Watching each startup deliver their pitch at the JFDI-Innov8 2012 Bootcamp Demo Day, I get the sense of witnessing a child taking her first tentative steps or going to school for the very first time.
At the accelerator program, the first of its kind in Singapore, promising entrepreneurs, who had nothing but ideas, had to undergo an intense regimen of mentoring, training, and product development.
Mentors in the bootcamp came from all around the world as well as from Singapore, consisting of entrepreneurs who have gone through the whole agonizing process of creating a product people actually want.
Glancing across the room, amidst the glaring stage lights and about a hundred curious investors, those very same mentors are egging the startups on stage to succeed. The incubatees took turns to demostrate their products: Refined, refreshed, and in some cases, completely rehashed after the 100-day bootcamp.
And they rocked. The consensus among the attendees was that the pitches were polished and well-delivered. There wasn’t a single bad pitch.
Business ideas were solid and addressed valid pain points, although some were concerned about how easy it is to copy some of those products.
But the fact that the presentations were nice and shiny isn’t an accident. The pitches were appalling at first, Edgar Hardless, CEO of Singtel Innov8, and vastly improved only with much coaching. Many of the startups pivoted after much critical feedback as well.
An extreme example is Gradeful, a mobile app for dads, which pivoted on Day 80 to become Remember, a mobile photo scrapbook for families. HobbyMash, too, pivoted in Day 50 to become FamilyKo, after realizing that it would be hard to monetize their original idea.
At the end of the pitches, the startups went to their corners and waited as investors flocked to find out more about the teams and their products.
While there was quite a lot of variety in the 11 teams, SoLoMo, a term which I use grudgingly, is still very much alive and well. Most of the startups have some element of each, and it looks set to be the wave of the future.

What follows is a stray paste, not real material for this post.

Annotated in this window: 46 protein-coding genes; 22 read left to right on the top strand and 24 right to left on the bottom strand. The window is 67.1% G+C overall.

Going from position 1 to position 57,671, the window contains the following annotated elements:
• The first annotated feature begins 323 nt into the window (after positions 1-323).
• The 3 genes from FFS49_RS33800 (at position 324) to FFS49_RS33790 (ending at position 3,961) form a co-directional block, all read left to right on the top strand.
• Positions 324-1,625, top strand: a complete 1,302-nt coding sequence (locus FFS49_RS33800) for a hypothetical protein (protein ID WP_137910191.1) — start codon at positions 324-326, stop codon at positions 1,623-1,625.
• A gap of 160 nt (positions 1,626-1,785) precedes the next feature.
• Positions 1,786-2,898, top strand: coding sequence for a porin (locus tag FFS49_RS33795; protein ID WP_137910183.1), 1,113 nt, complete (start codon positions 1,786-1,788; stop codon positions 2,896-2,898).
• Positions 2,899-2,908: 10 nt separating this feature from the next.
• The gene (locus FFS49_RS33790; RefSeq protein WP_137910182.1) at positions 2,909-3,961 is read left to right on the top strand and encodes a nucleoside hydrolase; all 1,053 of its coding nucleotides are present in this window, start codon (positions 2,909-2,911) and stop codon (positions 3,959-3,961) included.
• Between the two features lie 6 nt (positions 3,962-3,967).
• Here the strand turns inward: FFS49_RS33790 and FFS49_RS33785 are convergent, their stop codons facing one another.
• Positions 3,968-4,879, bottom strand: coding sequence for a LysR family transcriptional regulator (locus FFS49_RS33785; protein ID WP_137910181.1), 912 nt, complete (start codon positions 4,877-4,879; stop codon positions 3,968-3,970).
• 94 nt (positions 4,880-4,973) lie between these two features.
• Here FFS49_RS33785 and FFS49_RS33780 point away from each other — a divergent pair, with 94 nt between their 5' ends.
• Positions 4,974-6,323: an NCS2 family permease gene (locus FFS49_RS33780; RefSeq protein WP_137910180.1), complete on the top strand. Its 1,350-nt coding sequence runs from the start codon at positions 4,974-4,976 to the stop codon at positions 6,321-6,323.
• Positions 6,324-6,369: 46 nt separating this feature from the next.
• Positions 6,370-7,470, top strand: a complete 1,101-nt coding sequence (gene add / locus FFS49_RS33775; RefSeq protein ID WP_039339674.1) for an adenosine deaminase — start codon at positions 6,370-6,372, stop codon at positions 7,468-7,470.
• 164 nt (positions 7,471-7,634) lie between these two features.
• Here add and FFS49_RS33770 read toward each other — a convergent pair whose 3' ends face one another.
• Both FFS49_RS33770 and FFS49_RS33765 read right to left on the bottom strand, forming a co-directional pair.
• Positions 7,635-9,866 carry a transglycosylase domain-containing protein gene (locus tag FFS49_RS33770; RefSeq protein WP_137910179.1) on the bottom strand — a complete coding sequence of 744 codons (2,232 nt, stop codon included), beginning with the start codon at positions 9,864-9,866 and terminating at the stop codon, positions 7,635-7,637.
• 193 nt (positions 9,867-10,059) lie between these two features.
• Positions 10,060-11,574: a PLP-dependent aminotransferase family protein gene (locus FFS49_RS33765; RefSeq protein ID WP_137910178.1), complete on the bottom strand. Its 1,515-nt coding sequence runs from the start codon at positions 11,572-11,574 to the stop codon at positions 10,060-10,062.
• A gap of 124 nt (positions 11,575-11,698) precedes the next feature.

What is surprising to me are the amount of family and child-oriented startups around. FamilyKo and Remember deal with the themes of using mobile devices to bridge the divide between children and their busy or geographically distant parents. Kark and Wildby revolve around educating children in interactive and age-appropriate ways.
From what I have seen and heard, many of the teams have generated great interest and buzz from investors, and some were oversubscribed.
The value of the Bootcamp in sharpening the various ideas was apparent. According to Amit Anand, managing partner of Jungle Ventures, incubators like JFDI.Asia fills a gap in the ideation stage, identifying great problems to solve (video interview).
Granted, there is room for improvement, such as balancing between frank feedback and more gentle guidance, but Demo Day was the best send-off possible.
At this point, there is still a lot for startups to do. The next step for them, naturally, is to secure funding, and whether they receive it could determine which country they would be based in.
For angel investors, their challenge is to make educated guesses about which entrepreneurs to invest in, based on the very limited information they have about each startup: Current market positions, whether the product addresses a pain point, and whether the team is positioned to succeed.
It’s a bit like playing Poker, a fact I was reminded of when JFDI.Asia co-founder Meng Weng Wong gave us, the media, millions in Poker chips to play Fantasy Investor for a day.
It certainly isn’t an easy call to make. The ball is now in the courts of the investors and startups to work out partnerships that will take them to growth stage and beyond.